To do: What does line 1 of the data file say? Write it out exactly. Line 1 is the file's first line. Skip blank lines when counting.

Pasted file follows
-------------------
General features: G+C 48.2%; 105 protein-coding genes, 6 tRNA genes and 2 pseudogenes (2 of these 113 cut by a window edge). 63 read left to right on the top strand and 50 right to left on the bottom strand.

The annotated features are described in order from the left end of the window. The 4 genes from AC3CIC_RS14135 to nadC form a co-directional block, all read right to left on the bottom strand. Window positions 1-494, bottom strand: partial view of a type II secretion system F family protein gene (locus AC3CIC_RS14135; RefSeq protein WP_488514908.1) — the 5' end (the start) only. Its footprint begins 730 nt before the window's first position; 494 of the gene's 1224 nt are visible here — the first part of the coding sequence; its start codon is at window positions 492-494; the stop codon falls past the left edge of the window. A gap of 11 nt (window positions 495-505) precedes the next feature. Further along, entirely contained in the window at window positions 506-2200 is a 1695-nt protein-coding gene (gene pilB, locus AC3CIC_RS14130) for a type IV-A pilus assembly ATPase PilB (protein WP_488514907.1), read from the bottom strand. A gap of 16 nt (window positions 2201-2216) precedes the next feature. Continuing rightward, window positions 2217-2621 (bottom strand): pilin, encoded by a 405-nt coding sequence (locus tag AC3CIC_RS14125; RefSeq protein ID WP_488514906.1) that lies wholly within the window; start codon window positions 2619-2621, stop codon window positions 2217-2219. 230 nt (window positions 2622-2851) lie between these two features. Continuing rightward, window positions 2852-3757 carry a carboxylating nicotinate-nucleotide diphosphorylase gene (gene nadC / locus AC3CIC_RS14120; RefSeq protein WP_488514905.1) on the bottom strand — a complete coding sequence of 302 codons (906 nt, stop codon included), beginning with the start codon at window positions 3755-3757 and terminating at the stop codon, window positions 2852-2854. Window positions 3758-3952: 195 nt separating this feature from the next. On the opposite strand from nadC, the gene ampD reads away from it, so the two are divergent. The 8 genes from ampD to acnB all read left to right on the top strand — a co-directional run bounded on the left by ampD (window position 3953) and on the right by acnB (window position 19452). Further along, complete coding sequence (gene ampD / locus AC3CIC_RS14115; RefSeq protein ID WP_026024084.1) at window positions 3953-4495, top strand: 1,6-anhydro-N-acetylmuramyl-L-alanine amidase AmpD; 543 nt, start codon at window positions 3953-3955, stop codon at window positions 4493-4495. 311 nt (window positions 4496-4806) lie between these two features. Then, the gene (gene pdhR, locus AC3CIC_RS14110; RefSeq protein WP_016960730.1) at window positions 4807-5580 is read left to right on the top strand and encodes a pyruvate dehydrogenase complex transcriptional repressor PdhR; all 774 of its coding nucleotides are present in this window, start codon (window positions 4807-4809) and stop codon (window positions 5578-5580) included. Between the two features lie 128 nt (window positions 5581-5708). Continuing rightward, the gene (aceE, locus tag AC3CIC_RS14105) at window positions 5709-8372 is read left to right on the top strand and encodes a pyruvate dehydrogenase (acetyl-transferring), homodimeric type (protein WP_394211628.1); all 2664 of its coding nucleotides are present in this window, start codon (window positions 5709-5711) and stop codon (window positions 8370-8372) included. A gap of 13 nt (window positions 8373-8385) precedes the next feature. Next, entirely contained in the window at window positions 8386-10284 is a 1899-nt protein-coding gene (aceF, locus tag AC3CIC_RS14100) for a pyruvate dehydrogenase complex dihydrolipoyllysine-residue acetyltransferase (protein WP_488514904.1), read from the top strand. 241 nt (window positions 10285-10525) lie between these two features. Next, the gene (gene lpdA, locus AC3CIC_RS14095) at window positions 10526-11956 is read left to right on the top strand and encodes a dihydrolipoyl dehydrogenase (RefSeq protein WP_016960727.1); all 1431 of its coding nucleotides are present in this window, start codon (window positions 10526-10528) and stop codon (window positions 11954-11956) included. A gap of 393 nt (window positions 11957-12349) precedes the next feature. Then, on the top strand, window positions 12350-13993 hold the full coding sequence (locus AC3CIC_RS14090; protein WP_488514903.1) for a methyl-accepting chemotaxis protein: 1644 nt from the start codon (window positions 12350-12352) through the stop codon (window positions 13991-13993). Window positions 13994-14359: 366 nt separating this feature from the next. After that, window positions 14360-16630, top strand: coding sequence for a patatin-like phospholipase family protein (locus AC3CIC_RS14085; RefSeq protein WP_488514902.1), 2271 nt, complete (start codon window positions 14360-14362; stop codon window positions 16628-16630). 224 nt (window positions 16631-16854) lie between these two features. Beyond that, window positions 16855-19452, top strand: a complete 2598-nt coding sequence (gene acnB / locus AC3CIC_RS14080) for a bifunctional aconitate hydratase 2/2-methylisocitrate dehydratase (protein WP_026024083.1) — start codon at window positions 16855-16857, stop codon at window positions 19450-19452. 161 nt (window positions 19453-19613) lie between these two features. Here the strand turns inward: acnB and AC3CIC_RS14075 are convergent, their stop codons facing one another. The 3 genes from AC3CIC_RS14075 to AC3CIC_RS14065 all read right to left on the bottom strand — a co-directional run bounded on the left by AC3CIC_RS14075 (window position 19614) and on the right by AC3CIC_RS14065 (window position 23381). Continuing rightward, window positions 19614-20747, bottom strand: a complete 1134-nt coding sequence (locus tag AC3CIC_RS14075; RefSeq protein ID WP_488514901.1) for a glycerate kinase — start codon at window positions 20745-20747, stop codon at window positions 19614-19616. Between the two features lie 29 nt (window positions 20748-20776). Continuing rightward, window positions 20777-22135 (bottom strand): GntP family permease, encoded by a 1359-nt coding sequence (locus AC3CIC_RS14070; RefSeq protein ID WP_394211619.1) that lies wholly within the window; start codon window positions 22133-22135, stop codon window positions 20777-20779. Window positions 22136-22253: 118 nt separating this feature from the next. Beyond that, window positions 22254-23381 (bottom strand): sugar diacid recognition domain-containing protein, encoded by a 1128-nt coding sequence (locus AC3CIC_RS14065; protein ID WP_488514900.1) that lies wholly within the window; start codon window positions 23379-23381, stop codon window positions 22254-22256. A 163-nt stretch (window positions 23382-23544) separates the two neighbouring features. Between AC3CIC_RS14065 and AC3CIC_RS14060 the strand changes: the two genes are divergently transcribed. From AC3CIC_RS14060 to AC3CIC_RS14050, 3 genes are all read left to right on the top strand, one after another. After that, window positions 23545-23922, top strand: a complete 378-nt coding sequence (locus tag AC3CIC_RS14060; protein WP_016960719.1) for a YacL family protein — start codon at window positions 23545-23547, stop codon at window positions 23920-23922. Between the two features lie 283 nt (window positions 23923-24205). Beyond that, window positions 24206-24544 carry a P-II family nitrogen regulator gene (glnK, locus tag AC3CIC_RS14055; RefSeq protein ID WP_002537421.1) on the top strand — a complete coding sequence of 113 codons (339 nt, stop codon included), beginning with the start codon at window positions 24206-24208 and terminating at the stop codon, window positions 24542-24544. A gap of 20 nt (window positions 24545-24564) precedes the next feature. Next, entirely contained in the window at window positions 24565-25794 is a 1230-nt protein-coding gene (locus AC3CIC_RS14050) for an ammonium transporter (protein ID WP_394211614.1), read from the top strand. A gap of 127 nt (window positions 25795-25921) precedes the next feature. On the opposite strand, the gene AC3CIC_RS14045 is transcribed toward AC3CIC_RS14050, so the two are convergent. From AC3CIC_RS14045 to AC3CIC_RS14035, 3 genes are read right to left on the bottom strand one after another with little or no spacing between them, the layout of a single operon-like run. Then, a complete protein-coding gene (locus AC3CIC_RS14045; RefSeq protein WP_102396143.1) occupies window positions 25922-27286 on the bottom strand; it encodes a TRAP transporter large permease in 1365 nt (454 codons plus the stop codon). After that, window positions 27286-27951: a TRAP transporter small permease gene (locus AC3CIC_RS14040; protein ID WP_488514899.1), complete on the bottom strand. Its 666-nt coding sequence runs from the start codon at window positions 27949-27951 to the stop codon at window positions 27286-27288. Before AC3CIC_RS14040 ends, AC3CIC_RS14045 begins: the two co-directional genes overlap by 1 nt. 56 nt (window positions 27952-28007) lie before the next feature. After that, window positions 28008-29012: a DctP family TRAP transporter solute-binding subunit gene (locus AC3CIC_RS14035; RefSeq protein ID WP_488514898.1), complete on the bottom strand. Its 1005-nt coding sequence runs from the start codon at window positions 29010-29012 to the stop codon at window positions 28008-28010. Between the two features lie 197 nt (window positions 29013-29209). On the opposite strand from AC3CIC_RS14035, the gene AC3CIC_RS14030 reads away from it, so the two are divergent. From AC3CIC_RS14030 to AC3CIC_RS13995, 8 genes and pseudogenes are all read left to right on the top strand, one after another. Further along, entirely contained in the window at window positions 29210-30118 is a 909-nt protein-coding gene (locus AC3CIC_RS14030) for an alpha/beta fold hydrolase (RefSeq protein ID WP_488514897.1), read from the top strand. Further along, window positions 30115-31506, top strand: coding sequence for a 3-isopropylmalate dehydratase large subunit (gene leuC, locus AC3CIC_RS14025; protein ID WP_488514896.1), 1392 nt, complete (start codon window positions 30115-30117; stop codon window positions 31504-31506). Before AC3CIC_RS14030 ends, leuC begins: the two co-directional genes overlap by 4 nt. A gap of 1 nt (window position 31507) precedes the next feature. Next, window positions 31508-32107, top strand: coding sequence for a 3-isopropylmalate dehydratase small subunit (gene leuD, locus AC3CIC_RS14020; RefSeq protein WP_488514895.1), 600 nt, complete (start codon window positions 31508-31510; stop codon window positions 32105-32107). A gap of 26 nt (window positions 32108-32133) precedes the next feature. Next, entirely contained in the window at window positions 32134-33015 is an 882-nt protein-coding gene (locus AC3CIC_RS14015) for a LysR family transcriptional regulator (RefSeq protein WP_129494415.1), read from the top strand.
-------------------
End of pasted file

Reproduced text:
General features: G+C 48.2%; 105 protein-coding genes, 6 tRNA genes and 2 pseudogenes (2 of these 113 cut by a window edge). 63 read left to right on the top strand and 50 right to left on the bottom strand.